The conference is organized every year by committed undergraduates from the University of Notre Dame. The planning process is led by up to three conference leadership fellows, selected through an application process open exclusively to peace studies undergraduates.

Conference fellows come from a variety of different academic programs. Over the course of eight months, they work closely with Kroc Institute staff on all aspects of the conference, from concept to event logistics. You can read more about this year’s leadership team below!

Mia Moran, ’24

Political Science
Global Affairs (Peace Studies)
Gender Studies

Connect with Mia on LinkedIn

Mia Moran is a senior from Tokyo, Japan, studying political science with a supplementary major in global affairs (concentration in peace studies) and a minor in gender studies. She is also pursuing a certificate in the Globally Engaged Citizens Program. 

Growing up between two cultures and nationalities, Mia developed an early interest in global affairs and added peace studies out of a desire to cultivate peace and unity through cross-cultural awareness. She appreciates the interdisciplinary nature of peace research and praxis and has explored opportunities that focus on a wide variety of peace studies topics. This past summer, she completed a restorative justice internship at a minimum security prison in Costa Rica, and she has also interned for Life Outside Reentry Assistance, an organization that assists formerly incarcerated individuals with reentry into society.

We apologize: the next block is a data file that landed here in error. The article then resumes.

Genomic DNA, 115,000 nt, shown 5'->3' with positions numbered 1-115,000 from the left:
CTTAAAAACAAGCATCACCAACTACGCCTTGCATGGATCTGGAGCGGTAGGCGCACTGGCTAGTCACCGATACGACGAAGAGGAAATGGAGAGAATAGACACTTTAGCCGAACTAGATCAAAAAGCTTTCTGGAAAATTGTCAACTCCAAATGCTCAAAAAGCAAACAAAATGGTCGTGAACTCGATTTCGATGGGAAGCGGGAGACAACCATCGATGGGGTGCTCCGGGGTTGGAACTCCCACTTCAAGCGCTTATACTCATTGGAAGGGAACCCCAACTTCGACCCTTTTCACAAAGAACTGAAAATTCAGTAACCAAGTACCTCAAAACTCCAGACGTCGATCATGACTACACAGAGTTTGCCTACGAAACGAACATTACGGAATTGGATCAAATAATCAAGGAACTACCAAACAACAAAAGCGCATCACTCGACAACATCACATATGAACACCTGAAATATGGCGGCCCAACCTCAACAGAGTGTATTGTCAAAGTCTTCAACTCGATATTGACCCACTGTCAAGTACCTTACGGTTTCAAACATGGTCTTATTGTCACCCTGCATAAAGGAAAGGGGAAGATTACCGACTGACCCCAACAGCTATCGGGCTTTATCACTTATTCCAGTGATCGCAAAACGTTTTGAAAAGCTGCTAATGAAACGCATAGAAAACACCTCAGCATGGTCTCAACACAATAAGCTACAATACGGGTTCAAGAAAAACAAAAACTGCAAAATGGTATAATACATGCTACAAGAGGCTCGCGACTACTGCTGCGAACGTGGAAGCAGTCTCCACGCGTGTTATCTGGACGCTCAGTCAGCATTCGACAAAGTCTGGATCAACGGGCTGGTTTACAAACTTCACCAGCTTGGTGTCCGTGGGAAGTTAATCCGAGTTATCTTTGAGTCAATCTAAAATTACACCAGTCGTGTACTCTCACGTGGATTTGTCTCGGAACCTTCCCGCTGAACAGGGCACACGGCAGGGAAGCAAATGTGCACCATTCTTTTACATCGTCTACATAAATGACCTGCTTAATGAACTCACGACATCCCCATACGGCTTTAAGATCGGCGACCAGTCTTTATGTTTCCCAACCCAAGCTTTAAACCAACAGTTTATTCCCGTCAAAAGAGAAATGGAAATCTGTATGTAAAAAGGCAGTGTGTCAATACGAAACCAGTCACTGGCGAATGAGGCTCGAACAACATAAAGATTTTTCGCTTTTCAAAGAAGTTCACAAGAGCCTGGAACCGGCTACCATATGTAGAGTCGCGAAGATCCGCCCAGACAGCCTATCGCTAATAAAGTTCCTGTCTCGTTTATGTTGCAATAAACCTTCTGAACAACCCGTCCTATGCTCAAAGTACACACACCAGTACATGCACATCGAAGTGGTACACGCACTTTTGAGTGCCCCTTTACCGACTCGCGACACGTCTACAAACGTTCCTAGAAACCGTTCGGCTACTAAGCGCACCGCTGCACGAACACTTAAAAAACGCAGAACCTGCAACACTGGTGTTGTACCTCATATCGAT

Mia has also previously worked as an intern at Interfaith Action (Southwest Michigan Peace and Justice Collaborative) and as a resident volunteer at Hesed House, a homeless shelter in Aurora, Illinois. On campus, she is a senior fellow with Notre Dame’s Gender Relations Center, where she leads the team on Violence Prevention Initiatives. She also works as a tour guide for Notre Dame Admissions and competes with the Notre Dame Figure Skating Intercollegiate Team.

Within international peacebuilding, Mia is especially interested in international mediation and hopes to become certified in mediation after graduation. After a period of post-graduate service work, she plans to attend law school and pursue a future career in international law and mediation.

Garrett Pacholl, ’24

History (Honors Track)
Global Affairs (Peace Studies)
European Studies

Connect with Garrett on LinkedIn

Garrett Pacholl is a senior from Roswell, Georgia, studying history with a supplementary major in global affairs (concentration in peace studies).

As a student, Garrett’s research interests have focused on investigating the gaps between international decision-making and the experiences of local communities. His early work involved supporting Dr. Rachel Sweet as a research assistant on a project about conflict in the eastern Democratic Republic of the Congo. He also worked as a research intern at Peace Direct while studying abroad for a semester in London, United Kingdom.